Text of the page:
I hope my little contribution helps us turn back the clock at little bit. In this day and age where Photoshopped imagery is everywhere, I think we are craving for the authenticity of hand-drawn art. When it comes to sketches done on location, the connection a reader can make with the artwork can also be very powerful. Readers of my newspaper column send me emails sharing memories they associate with a location I may have drawn. Not only is the sketch a personal and unique representation of a moment and place, people also react to them in a very personal way. That speaks to their storytelling and communicative qualities.

I am certainly no pioneer in any of this. I may be the only sketcher that I know of on a newspaper staff, but there are amazing illustrators who've done reportage illustration or location sketching for years. I talked to folks like Paul Madonna, Steve Brodner and our own urban sketchers Veronica Lawlor and Walt Taylor for this article on this subject that I wrote for the World Association of Newspapers annual report last year.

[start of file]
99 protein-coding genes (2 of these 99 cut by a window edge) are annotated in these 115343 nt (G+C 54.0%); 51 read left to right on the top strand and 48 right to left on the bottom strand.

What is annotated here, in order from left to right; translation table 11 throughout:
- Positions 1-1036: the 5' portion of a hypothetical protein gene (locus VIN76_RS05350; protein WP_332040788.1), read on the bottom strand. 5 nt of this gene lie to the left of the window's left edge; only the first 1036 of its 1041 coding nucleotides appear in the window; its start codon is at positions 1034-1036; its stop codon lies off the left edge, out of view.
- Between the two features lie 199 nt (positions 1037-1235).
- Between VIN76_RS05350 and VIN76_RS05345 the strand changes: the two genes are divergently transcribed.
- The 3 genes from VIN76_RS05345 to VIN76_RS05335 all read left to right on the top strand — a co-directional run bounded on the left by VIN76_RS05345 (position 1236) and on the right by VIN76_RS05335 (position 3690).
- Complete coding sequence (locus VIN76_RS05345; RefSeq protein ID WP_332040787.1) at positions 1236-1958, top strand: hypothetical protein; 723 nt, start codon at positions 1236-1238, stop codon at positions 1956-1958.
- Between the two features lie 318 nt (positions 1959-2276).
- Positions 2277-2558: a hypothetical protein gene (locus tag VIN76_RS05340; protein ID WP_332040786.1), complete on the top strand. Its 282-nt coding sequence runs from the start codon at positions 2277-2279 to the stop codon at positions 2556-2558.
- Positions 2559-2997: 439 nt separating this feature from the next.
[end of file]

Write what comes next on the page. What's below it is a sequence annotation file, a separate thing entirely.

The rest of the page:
Jason: Do you find yourself doing things you wouldn't otherwise do to get a sketch? Or is it more a matter of documenting what you'd be up to anyway? Have you been sent out on assignments, or do you pick all your own topics?

Gabi: It's only being a little over a year since I started my newspaper blog and weekly column, so I'm still getting a feel for it. It's harder than I thought. I can't just sketch what I want, write a couple of paragraphs for my blog and be done. I need to aim for timely topics and sketch and interview folks who have a story to tell, getting their first and last names too!